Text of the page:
The same idea applies to the length of time you hold each foot. Three of four seconds will do at first - the idea is to teach him that he has no reason NOT to cooperate. Pick up the foot, count to five, tell him "foot down", put it down. No worries, no fuss, no problem. As he becomes more familiar with the whole idea, and learns how to balance his weight more easily on the other three legs, you'll be able to hold the foot up longer. Ten seconds, twenty seconds, thirty seconds... take your time, don't be in a hurry, build up the "holding time" slowly. You could add five seconds each time - but you'll be more effective if you add two seconds each time and do the foot-holding exercise more often.
Watch Gunner's reactions and let them tell you what you should do next. If he is clearly accepting and a little bored with having each foot held for twenty seconds, try twenty-five, then thirty, etc. If he is clearly on the edge of becoming nervous and jerking his foot away from you when you hold it for twenty seconds, go back to fifteen seconds and build back up to twenty, then build the "holding time" by adding just a couple of seconds. "Bored but polite" is the reaction you want. ;-)
When you're able to hold his foot for twenty or thirty seconds, add the hoofpick to the routine. If he's calm, you'll be able to clean out his feet and get him in the habit of accepting the feel and sound of the pick. If you have one of those nifty hoofpicks with the brush on the other side, so much the better, you can get him used to both implements.
When this is easy to do with all four of Gunner's feet, and he's learned to allow you to lift his feet higher and hold them long enough to clean them slowly and put them down gently, you can add still another sensation: use the side or back (depending on the design) of the hoofpick to tap the bottom and sides of his hooves. Gunner won't need shoes for years yet, and if he's lucky enough to have really good feet, he might never need them at all, but it's still a good idea for him to learn that tapping sounds and vibrations won't hurt him.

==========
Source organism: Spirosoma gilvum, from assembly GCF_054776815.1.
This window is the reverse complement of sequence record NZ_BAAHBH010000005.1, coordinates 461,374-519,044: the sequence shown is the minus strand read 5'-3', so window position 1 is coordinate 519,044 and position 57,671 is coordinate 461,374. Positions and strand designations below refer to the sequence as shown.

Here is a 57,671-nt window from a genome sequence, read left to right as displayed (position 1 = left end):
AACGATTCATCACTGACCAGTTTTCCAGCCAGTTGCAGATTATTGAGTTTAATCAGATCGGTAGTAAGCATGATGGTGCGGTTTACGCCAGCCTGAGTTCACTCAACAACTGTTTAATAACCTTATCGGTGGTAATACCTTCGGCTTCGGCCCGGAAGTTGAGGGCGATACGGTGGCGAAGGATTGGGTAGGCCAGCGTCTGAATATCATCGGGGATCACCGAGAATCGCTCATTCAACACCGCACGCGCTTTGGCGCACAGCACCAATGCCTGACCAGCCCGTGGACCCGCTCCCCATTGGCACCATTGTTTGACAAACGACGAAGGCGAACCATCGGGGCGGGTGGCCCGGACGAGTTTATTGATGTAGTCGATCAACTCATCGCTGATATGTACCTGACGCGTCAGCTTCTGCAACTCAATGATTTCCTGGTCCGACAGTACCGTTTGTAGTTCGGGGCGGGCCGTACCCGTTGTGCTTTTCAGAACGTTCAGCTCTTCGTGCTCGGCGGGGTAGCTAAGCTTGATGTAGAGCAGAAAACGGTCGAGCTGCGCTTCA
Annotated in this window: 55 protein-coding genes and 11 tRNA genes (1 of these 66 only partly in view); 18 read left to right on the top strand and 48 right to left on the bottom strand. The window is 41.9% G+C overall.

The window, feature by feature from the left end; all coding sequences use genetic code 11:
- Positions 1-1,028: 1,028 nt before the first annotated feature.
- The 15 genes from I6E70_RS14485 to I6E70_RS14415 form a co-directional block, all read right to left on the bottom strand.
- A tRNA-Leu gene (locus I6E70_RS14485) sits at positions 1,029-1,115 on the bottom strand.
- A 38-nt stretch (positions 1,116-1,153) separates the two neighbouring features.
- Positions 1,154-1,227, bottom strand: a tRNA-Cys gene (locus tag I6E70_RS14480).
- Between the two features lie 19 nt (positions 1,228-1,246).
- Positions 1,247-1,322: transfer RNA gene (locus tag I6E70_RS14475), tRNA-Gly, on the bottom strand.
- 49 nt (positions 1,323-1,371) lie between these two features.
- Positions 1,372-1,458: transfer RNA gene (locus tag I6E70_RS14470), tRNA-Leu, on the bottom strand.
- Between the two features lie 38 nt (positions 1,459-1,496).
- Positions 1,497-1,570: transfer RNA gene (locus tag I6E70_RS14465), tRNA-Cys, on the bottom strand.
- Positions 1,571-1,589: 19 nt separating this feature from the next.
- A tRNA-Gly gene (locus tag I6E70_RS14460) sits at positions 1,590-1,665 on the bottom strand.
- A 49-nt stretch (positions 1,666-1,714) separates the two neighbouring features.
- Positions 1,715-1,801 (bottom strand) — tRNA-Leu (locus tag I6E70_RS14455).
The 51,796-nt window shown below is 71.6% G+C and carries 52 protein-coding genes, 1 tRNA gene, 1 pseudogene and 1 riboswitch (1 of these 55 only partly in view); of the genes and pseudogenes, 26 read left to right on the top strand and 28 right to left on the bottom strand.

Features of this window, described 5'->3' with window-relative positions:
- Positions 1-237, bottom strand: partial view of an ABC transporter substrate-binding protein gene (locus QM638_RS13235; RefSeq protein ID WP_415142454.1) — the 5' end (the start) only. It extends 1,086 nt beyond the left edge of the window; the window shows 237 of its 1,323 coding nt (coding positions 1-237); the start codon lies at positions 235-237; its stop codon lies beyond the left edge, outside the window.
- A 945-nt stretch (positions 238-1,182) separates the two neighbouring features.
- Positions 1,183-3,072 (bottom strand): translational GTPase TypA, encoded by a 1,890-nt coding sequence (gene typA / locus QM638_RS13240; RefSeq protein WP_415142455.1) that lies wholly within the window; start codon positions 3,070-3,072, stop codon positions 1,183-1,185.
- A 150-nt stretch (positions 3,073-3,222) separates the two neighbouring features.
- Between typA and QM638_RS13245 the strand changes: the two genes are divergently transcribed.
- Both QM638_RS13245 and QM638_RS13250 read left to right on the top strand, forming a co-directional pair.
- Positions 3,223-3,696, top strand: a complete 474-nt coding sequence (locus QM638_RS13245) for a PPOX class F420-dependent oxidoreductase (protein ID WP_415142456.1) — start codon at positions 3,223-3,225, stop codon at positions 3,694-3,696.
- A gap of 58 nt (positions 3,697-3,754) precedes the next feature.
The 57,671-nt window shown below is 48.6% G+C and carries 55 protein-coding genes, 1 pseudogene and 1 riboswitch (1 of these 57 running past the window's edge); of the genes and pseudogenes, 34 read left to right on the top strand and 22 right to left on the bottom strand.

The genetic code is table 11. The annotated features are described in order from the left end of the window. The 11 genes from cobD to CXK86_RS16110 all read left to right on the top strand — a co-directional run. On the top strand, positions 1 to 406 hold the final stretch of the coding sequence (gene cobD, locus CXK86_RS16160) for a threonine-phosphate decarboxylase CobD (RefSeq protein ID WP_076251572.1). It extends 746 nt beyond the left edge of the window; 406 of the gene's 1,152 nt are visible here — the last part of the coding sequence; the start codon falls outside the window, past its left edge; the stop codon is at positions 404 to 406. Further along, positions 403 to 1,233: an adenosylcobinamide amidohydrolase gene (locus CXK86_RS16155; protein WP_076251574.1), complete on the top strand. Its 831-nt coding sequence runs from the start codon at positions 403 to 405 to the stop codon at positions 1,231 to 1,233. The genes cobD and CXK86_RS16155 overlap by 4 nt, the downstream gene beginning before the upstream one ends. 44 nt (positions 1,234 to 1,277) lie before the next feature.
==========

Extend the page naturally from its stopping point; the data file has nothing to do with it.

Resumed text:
Just do a few gentle taps at first - let him show you how he's going to react. Sometimes relaxed, sleepy foals that don't mind anything else will suddenly wake up and say "WHAT!" when you begin tapping their hooves, so do a little at a time, pay attention to his reaction, and increase the tapping when he's relaxed about the idea. By the time you're doing this, it should be easy for both of you - after so much practice, you should be very good at this "gradual desensitization" approach.
Last but not least, when your farrier comes out, have him trim the mare's feet first so that your foal can watch and see for himself that Mom is fine with this whole process. Then remind him that it's Gunner's first time, and tell him - and show him - exactly what you've been doing with Gunner's feet. He'll probably want to see Gunner standing and perhaps walking around for a moment, and then he'll look at the feet. He may do nothing but give each hoof a few strokes with the rasp - and indeed, that may be all that Gunner needs. Or, if the ground has been very soft, Gunner may need to have a little bit of his hoof growth removed with small hoof-nippers. Either way, your farrier is going to want to make the experience as gentle and pleasant as possible for the foal. After all, he's going to be trimming Gunner for years to come, and this first trim will help establish their relationship. If he gives Gunner a scratch on the withers and rump, or possibly a treat, that will help begin a friendship - but what will matter most is the way he handles Gunner's feet.
Before your farrier leaves, ask him if there are other things you could be doing with Gunner to make him even better about standing to have his feet trimmed. He may have all sorts of useful suggestions - and he'll appreciate the fact that you are planning to train your young foal in a way that will make his job easier and more pleasant.
If Gunner's mother is calm and relaxed about all of this, she'll help you. If she is standing right there, calm, bored, and accepting, whilst the farrier works on her hooves and then on Gunner's hooves, you'll have an extra advantage in getting Gunner's relationship with the farrier off to a good start.
It sounds to me as though you're giving your foal a wonderful start in life - congratulations on your good sense and good management.